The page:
Reason verse Emotion

All this information does not answer the question of why America would be so against a national health care plan.  The insurance and medical industries profit by maintaining the status quo, which does not benefit the average American.  We have seen health care costs sky rocket over the past 10 years; and, we have seen health insurance companies profits increase as well.  The table below show the profit margins for five (5) of the health insurance companies in America. [17] 


Some may want to point to the President’s race as a reason people are fighting. While that is a factor it is not the primary reason for the opposition. Remember HRC reform, in some form, has been apart of every Presidential agenda since Franklin D. Roosevelt. All of President Obama’s predecessors were Caucasian and many of their efforts were out right defeated. But, still you have to take into consideration the varicosity of the attacks against the President and the current HCR movement. The verbal assaults often come as personal commentary of his ancestry rather on the policy that he is putting forth.

Even if I could definitely prove that a national health care program is a good thing for this society, the sociological wiring of this country will continue to make it hard to accept. Part of the blame goes to how effective American politicians were at demonizing everything that appears to be anti-capitalist. With HCR there seems to be this unreasonable fear that medical professionals will be not be allowed to practice their art, and that the health insurance industry will no longer exist. Health care providers will continue to do their job and health insurance companies will continue to exist and make a profit.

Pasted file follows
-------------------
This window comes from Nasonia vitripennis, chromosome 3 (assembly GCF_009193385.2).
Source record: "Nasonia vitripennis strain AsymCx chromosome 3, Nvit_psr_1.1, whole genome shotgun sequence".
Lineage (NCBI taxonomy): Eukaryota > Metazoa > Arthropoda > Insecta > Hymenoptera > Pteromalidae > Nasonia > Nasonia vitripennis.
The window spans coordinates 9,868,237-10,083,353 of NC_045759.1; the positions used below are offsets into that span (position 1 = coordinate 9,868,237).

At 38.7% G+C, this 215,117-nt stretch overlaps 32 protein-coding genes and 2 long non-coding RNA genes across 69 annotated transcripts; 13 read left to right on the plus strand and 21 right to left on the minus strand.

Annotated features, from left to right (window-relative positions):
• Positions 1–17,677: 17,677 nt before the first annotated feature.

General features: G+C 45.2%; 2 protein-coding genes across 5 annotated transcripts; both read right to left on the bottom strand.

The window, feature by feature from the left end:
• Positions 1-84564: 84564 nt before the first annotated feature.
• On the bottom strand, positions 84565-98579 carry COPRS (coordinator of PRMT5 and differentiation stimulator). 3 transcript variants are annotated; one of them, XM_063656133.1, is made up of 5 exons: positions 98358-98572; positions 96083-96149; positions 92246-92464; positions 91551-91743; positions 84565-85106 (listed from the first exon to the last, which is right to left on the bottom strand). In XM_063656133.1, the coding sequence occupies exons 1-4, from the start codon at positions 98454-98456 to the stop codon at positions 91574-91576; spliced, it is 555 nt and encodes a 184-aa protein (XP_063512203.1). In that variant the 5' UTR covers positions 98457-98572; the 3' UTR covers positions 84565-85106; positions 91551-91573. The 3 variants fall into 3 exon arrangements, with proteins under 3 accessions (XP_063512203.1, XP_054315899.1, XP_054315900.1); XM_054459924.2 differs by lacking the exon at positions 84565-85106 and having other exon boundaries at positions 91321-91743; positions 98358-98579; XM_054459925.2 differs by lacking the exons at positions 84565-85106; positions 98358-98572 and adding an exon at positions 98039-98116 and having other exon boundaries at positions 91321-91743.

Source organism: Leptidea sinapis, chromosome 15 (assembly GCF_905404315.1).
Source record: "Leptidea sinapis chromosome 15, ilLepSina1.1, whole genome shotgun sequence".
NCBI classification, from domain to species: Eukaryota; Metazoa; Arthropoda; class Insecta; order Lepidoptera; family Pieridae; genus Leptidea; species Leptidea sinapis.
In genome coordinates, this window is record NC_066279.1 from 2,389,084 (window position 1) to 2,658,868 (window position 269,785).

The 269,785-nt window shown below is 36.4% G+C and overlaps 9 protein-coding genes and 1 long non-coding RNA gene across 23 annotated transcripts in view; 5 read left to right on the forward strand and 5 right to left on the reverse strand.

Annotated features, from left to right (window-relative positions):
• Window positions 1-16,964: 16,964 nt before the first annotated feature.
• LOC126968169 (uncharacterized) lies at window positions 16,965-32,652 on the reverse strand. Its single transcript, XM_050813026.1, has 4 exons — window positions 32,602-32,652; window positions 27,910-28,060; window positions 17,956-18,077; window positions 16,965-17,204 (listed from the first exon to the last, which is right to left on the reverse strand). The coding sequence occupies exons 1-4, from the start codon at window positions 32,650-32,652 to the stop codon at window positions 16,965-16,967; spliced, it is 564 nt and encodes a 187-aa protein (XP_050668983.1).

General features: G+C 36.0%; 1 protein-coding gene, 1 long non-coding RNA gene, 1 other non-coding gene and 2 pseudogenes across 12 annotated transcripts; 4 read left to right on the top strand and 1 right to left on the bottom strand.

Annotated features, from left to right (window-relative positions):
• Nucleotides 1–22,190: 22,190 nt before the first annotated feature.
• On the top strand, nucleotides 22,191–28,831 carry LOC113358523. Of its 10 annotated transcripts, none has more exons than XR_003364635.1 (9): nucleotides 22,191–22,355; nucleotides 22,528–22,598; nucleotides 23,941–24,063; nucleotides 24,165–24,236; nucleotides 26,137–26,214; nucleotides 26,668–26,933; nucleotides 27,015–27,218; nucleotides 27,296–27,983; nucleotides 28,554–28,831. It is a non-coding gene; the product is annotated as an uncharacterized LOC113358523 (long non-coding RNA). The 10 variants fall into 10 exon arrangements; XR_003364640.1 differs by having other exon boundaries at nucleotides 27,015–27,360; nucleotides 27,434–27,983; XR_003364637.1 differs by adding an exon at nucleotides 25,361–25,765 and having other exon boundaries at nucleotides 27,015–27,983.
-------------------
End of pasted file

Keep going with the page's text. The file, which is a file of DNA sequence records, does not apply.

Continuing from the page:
I think that the bottom line is that we have a problem with giving something to people that we believe they do not deserve or earned. This is a hard argument to overcome, because it is less than a rational position, but instead an emotional response. I have to go back to President Nixon’s address where he states, “Without adequate health care, no one can make full use of his or her talents and opportunities.” Access to good health care is a need and a right that every American should have. Without it their ability to contribute to the greater good of the nation becomes hampered.



Comments 26 comments

JON EWALL profile image

JON EWALL 6 years ago from usa

Mark Monroe

May I add comments to your very interesting article.

“In 2008, there were 301,041,000 [5] Americans living below the poverty level, where any health insurance, besides government sponsored insurance, was not likely.”

With 14.5 unemployed workers the poverty rolls will increase due to the recession.